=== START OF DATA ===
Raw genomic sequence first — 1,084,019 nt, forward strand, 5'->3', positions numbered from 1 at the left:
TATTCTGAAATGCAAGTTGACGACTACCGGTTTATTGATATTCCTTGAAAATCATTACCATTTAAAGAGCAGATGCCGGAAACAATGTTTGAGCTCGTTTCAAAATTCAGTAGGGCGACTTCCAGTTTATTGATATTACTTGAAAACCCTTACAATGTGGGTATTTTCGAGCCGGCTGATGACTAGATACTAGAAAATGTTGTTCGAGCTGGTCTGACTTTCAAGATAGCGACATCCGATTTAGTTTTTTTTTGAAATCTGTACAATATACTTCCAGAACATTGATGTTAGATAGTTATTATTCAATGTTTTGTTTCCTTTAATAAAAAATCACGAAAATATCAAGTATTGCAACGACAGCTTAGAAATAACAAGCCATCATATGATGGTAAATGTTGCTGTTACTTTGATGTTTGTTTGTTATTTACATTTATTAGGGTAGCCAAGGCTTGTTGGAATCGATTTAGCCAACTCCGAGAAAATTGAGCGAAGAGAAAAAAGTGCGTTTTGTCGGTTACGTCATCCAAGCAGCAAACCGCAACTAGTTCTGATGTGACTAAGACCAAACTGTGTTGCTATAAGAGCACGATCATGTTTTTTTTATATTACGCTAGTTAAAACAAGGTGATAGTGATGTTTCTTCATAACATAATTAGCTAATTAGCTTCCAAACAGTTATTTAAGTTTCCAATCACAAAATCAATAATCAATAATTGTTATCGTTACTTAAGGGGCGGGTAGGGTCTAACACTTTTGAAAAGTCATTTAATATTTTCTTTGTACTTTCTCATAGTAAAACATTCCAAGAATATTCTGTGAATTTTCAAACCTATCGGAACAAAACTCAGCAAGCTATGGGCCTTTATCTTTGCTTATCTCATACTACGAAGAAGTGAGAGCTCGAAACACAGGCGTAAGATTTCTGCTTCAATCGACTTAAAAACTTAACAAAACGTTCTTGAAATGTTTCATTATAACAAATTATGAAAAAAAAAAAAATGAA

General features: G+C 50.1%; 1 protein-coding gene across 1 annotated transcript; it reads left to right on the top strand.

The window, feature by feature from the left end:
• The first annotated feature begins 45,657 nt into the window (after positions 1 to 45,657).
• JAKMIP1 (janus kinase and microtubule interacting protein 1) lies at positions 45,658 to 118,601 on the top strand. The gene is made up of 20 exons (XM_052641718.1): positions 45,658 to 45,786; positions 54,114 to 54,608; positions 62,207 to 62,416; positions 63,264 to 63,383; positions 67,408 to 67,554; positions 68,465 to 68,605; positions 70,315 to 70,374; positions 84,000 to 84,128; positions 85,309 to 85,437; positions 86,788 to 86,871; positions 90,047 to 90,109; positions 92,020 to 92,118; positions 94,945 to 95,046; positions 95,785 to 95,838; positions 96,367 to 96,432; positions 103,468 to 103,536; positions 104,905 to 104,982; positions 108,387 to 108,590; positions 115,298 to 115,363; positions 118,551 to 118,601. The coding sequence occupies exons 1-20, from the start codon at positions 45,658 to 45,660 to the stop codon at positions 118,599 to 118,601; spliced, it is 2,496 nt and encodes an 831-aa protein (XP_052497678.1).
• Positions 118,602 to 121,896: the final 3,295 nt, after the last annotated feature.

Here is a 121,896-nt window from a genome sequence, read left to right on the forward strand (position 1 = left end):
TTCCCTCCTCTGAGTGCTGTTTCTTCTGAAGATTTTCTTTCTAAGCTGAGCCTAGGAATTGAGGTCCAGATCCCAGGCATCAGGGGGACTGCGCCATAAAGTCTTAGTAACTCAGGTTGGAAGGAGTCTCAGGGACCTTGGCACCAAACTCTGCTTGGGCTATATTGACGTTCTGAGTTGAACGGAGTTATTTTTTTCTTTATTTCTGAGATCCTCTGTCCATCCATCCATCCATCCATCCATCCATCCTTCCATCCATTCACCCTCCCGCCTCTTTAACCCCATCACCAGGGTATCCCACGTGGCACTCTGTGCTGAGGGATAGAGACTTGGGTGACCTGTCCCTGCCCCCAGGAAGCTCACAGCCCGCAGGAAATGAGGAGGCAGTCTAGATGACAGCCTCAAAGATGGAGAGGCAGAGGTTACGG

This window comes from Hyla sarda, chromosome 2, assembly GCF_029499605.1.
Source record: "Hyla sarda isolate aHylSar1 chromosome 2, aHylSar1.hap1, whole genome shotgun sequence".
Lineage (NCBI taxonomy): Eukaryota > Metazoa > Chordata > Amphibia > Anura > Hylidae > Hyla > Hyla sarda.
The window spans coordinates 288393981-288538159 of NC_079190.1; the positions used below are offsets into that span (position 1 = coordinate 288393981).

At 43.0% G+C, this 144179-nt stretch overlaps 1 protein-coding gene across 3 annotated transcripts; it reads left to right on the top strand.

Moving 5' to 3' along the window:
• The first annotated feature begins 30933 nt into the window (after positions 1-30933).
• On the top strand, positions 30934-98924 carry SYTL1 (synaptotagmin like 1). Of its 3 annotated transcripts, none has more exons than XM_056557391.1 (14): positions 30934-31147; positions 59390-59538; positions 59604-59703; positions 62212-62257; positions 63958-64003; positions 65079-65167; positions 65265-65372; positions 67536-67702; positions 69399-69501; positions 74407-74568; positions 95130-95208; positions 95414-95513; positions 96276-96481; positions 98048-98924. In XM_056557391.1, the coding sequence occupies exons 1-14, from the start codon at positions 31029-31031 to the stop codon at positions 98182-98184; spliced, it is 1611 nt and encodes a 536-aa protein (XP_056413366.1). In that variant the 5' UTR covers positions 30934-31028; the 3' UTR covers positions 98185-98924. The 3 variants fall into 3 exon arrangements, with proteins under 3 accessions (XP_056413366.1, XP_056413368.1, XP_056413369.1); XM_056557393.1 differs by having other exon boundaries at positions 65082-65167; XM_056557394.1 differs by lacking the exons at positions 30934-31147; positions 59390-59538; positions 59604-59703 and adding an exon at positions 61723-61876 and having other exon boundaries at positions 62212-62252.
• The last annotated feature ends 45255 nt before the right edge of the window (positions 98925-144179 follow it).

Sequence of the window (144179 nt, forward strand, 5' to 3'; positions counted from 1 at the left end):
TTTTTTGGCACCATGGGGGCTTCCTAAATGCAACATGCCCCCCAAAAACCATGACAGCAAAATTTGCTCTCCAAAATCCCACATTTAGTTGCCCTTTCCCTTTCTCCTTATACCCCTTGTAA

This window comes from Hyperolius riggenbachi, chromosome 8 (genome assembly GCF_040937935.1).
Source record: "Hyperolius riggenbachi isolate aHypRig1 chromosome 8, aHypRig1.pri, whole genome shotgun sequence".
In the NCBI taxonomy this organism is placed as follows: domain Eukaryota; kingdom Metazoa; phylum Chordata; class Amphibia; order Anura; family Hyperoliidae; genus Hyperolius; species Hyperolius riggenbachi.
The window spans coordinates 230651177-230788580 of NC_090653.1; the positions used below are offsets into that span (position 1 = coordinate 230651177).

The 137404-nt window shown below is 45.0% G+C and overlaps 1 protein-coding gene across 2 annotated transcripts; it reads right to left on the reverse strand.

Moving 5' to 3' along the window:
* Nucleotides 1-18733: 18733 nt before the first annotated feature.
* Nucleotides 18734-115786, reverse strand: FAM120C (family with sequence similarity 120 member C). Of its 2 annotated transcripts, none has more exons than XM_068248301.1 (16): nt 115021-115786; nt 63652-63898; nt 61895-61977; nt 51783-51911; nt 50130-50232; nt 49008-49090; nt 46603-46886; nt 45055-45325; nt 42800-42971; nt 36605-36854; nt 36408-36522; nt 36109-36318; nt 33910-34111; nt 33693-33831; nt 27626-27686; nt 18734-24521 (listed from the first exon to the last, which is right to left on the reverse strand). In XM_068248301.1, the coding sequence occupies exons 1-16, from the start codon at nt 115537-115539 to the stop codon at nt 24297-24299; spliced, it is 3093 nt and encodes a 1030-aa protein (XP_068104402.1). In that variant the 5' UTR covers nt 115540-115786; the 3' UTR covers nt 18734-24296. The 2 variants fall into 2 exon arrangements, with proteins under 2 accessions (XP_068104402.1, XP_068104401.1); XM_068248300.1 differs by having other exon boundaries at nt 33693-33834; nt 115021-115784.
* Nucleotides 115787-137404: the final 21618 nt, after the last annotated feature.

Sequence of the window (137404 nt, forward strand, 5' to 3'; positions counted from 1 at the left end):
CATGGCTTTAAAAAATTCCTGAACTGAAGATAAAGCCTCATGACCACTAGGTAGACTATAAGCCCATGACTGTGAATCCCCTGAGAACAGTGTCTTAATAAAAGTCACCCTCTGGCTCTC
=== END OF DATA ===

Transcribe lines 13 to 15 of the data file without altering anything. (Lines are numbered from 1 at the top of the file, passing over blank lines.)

The window spans coordinates 288393981-288538159 of NC_079190.1; the positions used below are offsets into that span (position 1 = coordinate 288393981).

At 43.0% G+C, this 144179-nt stretch overlaps 1 protein-coding gene across 3 annotated transcripts; it reads left to right on the top strand.

Moving 5' to 3' along the window: